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Libya Shuts Down .ly Link Shortener

A .ly link shortening service is seized.

I’ve said it once and I’ll say it again: building a web business on a country code domain name carries big risks. Not all country codes, but some. Consider country code domains for countries that like to censor the web.

Here’s a prime example: a link shortening service for adult sites has been shut down by Libya. Yep, the same Libya ccTLD that bit.ly runs on.

The .ly domain in particular has lots or risk. Could Libya shut down bit.ly if it wanted? Perhaps because someone uses the service to distribute porn links? The answer is yes. Libya can basically do whatever it wants with the .ly country code.

Unfortunately most people who register country code domain names for making “cute” domains don’t know that they’re registering a country code. And they don’t know the risks that come along with this.

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  1. Ricky Potts says

    I use bit.ly daily. I use it to not only shorten links for sites like Facebook and Twitter, but I also use it for websites to cut down on ugly code. It is just easier to read and the stat tracking is impervious. I am sad to see that there were some sites shut down; I hope bit.ly is not next. I use it too often for that to leave! I love the concept and it works perfectly. Great read, thanks for sharing.

  2. Joe says

    I don’t really think businesses like bit.ly risk anything as long as they don’t break the (strict) rules of .ly TLD. Each ccTLD has its own rules: most registries seem to have major issues with adult stuff/pornography and gambling.

  3. A. Mitchell says

    The most dangerous country-code extension? India. Extortion and the selective criminalization of speech, combined with a fondness for jailing foreigners — makes India a risky bet.

    Oh, and a judiciary prone to treating criticism of ‘taking’ decisions as contempt of court, a jailable offense. We just saw a 60-year-old property case settled in favor of the violent group that knocked the building down.

  4. Rob Sequin says

    You mean a country like Colombia known for producing cocaine, murders and war could shut down their .co domain?

    Colombia shares borders Venezuela (Hugo Chavez) and Brazil (Lula), both lovers of Fidel Castro.

    What could possibly go wrong with .co?

  5. ::: BreakingNewsBlog.co.uk ::: says

    “Could Libya shut down bit.ly if it wanted?”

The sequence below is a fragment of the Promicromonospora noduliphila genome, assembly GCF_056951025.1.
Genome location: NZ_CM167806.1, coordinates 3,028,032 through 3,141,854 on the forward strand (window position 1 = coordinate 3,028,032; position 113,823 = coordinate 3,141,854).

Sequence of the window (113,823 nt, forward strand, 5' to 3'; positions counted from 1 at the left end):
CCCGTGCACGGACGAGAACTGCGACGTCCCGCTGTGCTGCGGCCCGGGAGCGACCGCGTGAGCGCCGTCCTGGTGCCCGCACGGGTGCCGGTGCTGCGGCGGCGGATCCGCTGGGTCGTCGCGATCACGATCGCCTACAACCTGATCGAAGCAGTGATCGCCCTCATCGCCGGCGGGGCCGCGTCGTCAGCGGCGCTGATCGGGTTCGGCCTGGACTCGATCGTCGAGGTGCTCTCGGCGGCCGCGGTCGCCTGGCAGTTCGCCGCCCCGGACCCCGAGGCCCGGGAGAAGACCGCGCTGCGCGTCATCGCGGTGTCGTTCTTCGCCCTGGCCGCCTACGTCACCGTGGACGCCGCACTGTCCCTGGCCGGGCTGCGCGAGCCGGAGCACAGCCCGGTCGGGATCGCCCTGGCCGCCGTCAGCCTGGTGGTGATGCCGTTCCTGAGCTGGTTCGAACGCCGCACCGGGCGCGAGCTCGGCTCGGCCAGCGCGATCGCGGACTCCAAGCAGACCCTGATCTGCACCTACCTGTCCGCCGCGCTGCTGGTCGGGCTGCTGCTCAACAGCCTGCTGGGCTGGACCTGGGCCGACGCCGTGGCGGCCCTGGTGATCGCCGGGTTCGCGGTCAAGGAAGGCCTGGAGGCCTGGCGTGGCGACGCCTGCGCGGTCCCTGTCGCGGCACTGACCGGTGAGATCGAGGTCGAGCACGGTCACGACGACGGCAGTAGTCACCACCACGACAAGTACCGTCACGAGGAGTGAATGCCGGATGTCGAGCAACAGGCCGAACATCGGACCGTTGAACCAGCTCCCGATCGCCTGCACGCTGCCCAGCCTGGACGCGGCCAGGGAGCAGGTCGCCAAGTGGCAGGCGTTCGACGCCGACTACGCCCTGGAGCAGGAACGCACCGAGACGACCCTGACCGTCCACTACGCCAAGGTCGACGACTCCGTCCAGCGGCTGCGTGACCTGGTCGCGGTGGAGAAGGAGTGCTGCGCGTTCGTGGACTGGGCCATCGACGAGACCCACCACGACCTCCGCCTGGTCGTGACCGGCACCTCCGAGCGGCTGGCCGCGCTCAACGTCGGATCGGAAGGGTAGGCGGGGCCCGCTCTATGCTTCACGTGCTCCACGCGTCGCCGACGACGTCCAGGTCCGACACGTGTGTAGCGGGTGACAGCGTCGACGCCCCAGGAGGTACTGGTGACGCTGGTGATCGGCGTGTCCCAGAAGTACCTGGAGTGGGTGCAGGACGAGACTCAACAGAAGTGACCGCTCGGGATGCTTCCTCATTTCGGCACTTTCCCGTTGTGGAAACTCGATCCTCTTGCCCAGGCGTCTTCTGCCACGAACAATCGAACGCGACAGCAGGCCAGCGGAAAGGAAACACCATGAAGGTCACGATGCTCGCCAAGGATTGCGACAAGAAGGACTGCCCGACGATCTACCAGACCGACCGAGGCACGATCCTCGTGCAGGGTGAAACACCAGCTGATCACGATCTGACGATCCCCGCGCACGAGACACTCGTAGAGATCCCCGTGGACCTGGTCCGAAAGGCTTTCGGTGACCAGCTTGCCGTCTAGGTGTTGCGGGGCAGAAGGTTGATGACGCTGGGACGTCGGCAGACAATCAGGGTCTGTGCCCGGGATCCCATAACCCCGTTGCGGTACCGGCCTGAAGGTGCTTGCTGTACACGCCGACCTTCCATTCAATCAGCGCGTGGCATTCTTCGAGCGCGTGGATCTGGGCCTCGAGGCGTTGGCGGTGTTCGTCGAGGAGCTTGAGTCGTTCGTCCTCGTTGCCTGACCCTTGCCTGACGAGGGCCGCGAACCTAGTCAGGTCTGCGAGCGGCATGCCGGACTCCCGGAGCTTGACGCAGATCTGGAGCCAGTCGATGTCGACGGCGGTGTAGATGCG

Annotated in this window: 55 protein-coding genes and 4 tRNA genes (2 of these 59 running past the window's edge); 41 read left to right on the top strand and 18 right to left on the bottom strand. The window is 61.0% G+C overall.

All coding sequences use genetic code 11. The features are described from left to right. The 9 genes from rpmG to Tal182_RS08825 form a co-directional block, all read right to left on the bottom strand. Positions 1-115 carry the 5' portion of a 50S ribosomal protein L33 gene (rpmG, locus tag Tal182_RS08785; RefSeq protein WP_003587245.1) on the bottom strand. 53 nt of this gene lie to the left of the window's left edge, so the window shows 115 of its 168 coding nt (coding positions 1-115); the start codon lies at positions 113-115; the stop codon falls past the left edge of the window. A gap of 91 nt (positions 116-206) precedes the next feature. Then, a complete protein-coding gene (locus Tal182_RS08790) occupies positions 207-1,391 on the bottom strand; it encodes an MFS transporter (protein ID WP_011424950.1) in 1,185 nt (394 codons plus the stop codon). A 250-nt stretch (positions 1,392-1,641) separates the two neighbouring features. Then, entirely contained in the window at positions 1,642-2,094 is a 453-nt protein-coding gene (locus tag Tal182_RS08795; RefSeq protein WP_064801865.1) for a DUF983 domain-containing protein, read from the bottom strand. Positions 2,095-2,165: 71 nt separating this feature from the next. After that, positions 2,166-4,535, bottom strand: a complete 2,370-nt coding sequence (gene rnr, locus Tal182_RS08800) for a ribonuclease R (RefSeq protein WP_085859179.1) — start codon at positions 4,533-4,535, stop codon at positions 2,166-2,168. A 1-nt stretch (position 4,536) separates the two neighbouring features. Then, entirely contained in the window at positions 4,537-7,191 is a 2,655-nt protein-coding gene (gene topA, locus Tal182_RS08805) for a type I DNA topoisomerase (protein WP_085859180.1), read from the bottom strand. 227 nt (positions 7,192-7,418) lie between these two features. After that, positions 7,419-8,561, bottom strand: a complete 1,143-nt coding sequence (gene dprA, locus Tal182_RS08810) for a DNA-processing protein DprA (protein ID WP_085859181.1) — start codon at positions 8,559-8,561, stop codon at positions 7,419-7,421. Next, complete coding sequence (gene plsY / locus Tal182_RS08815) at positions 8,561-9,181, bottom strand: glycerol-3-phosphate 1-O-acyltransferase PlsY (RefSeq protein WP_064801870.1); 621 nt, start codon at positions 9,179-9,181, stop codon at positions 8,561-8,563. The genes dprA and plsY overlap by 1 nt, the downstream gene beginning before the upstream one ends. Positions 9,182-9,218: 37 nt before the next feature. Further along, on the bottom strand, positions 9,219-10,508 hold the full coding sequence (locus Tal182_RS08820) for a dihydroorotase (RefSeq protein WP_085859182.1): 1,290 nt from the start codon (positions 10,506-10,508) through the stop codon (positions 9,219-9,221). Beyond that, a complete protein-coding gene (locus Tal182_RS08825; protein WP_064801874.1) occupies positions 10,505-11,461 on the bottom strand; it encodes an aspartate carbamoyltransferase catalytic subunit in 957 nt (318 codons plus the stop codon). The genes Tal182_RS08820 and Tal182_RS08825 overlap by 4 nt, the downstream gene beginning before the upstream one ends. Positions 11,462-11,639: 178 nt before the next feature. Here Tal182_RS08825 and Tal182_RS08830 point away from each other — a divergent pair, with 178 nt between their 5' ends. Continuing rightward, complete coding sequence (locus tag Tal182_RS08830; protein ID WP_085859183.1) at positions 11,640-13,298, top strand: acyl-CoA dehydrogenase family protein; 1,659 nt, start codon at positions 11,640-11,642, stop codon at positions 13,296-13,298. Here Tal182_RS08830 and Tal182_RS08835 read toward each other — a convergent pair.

if they shut down too many .ly sites they risk to kill the .ly selling and use
    however, after have often used bit.ly and ow.ly in the past, now I use the (shorter) URL shortner x.co

  6. Chris Nielsen says

    If more people knew how EASY it is to have your own short URL site, sites like bit.ly would not be so popular.

    With just a few lines of code you can not only make a short URL, but also track how it is being used as well. If you are code-challanged, you can buy a cheap script and host it on an existing domain, or one you can buy for $10 a year. Add free or cheap hosting and you have something no one can spy one or take away from you.

  7. Jothan says

    This is a cautionary tale more for the operators of URL shorteners and subdomainers than for the users of ccTLDs, IMHO.

    Mileage varies significantly in ccTLD-land, and some objects appear lager when magnified.

    Candidly, this specific case is more closely aligned to the Morality and Public Order (“MaPO”) discussions – in that it shows where local government can potentially impact a registry with local law or community standards.

  8. Senator says

    That is why I don’t like foriegn ccTLD .
    even .CO !
    The ccTLD not a big business for many countries like Lybia and change it is rules not that difficult .

  9. Sam Marcus says

    You should never deal with countries ran by left wing dictators or crooks, like CHINA, CUBA,VENEZUELA, NIGERIA, LIBYA and few others

  10. Dave Zan says

    Unfortunately most people who register country code domain names for making “cute” domains don’t know that they’re registering a country code.

    Or…some folks think registering a ccTLD is like a .com. It is in some respects, but not completely when it comes to so-called issues like this.

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